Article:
- 8 Snowy Mountains Cinema, 49 Kosciuszko Rd, Jindabyne, ☏ . Not exactly in Kosciuszko National Park, but it's within the precinct of the Snowy Region Visitor Centre in Jindy. Although most of it is just random latest release movies, some of it is specialised about the snow.
Kosciuszko walk lookouts edit
- 9 Kosciuszko lookout.
- 10 Cootapatamba lookout.
- 11 Mount Kosciuszko summit lookout, Summit Walk, Kosciuszko. This lookout overlooks everything below. Once you get here, you're on the highest point on the Australian mainland. It's quite a trek out to get here, but the views are worth the long trek, and is well earned. And although this track is rather easy to do when compared to other mountains given the low altitude, height does not define natural beauty.
Lower Snowy River area edit
- 12 Wallace Craigie lookout, Barry Way, Ingebirah. This lookout gives some phenomenal views of not just the Snowy River, but also the mountains at an elevation of 694m. Bring your camera here if you're an avid photographer.
- 13 Jacks lookout, Barry Way, Ingebirah. One of the few lookouts in the park that gives you a view of the Snowy River all year around, but also gives some views of the southern areas of the Australian alps. If you're lucky enough, you may as well see roos, wallabies and emus.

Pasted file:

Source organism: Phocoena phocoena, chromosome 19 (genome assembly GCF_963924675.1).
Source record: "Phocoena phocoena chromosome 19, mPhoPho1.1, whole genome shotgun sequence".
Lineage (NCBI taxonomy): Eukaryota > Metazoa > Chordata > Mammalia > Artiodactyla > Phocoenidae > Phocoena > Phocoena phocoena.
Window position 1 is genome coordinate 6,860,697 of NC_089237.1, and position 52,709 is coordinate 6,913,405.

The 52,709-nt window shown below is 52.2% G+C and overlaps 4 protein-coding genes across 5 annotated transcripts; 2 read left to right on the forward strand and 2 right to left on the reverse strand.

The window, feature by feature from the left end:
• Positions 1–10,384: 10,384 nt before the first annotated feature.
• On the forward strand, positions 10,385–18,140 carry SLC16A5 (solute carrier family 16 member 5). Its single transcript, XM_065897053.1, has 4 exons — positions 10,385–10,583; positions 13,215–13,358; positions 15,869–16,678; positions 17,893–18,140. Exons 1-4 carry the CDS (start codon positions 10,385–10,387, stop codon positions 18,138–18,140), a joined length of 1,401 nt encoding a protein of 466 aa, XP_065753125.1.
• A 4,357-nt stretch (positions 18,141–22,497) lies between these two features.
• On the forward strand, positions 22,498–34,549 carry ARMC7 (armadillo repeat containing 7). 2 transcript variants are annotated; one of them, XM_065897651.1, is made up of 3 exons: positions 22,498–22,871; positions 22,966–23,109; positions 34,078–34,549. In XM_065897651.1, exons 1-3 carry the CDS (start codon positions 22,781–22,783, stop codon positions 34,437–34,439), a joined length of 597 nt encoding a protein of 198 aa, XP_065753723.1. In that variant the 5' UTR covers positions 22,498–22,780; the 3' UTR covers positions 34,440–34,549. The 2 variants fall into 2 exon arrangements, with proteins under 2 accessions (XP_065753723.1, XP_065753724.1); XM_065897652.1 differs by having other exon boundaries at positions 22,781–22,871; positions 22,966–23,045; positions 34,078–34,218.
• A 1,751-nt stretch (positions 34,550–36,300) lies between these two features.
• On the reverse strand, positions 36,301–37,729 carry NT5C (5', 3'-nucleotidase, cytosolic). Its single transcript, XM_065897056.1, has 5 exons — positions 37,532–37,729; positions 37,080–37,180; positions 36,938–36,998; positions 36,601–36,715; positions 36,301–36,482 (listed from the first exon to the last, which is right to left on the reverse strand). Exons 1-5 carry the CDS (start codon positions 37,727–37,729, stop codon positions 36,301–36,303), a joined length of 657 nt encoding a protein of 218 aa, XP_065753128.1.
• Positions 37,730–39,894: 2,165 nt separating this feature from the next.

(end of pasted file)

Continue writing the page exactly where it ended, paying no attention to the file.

Khancoban area edit
- 14 Olsens lookout, Olsens Lookout Rd, Geehi. This lookout gives a unique view of the western fall of Main Range and the ash forests here. Do be aware though, that the lyrebird can mimic your voice here, but they generally don't do any harm.
- 15 Scammells Ridge lookout, slightly off Alpine Way, Geehi (Turn off where there's a sign that says "Scammel Spur Lookout" (other signs say "Scammells Ridge lookout", but they both are the same)). A scenic spot off Alpine Way, perched at an altitude of 1000m, it's just another classic case of why mountains are something you can never get tired of seeing. Oh and these summits get snow-capped as well.